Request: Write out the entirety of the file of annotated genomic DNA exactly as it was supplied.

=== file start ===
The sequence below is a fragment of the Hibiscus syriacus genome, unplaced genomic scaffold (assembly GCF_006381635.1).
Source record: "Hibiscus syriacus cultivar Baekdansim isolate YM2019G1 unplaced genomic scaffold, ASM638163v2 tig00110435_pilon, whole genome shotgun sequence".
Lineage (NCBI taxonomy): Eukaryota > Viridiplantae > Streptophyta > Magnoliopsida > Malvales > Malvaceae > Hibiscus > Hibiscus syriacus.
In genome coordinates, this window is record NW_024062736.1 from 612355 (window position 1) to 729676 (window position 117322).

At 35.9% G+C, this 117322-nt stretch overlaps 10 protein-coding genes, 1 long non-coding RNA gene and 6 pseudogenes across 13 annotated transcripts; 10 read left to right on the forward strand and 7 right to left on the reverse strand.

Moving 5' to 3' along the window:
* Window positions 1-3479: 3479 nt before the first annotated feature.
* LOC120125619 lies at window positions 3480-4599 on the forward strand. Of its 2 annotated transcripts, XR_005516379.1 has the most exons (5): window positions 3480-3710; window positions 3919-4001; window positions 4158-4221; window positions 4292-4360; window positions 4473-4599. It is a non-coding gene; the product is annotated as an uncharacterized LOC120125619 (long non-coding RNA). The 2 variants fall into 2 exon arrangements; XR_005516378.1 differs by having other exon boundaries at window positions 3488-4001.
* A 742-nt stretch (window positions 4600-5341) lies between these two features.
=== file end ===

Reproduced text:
The sequence below is a fragment of the Hibiscus syriacus genome, unplaced genomic scaffold (assembly GCF_006381635.1).
Source record: "Hibiscus syriacus cultivar Baekdansim isolate YM2019G1 unplaced genomic scaffold, ASM638163v2 tig00110435_pilon, whole genome shotgun sequence".
Lineage (NCBI taxonomy): Eukaryota > Viridiplantae > Streptophyta > Magnoliopsida > Malvales > Malvaceae > Hibiscus > Hibiscus syriacus.
In genome coordinates, this window is record NW_024062736.1 from 612355 (window position 1) to 729676 (window position 117322).

At 35.9% G+C, this 117322-nt stretch overlaps 10 protein-coding genes, 1 long non-coding RNA gene and 6 pseudogenes across 13 annotated transcripts; 10 read left to right on the forward strand and 7 right to left on the reverse strand.

Moving 5' to 3' along the window:
* Window positions 1-3479: 3479 nt before the first annotated feature.
* LOC120125619 lies at window positions 3480-4599 on the forward strand. Of its 2 annotated transcripts, XR_005516379.1 has the most exons (5): window positions 3480-3710; window positions 3919-4001; window positions 4158-4221; window positions 4292-4360; window positions 4473-4599. It is a non-coding gene; the product is annotated as an uncharacterized LOC120125619 (long non-coding RNA). The 2 variants fall into 2 exon arrangements; XR_005516378.1 differs by having other exon boundaries at window positions 3488-4001.
* A 742-nt stretch (window positions 4600-5341) lies between these two features.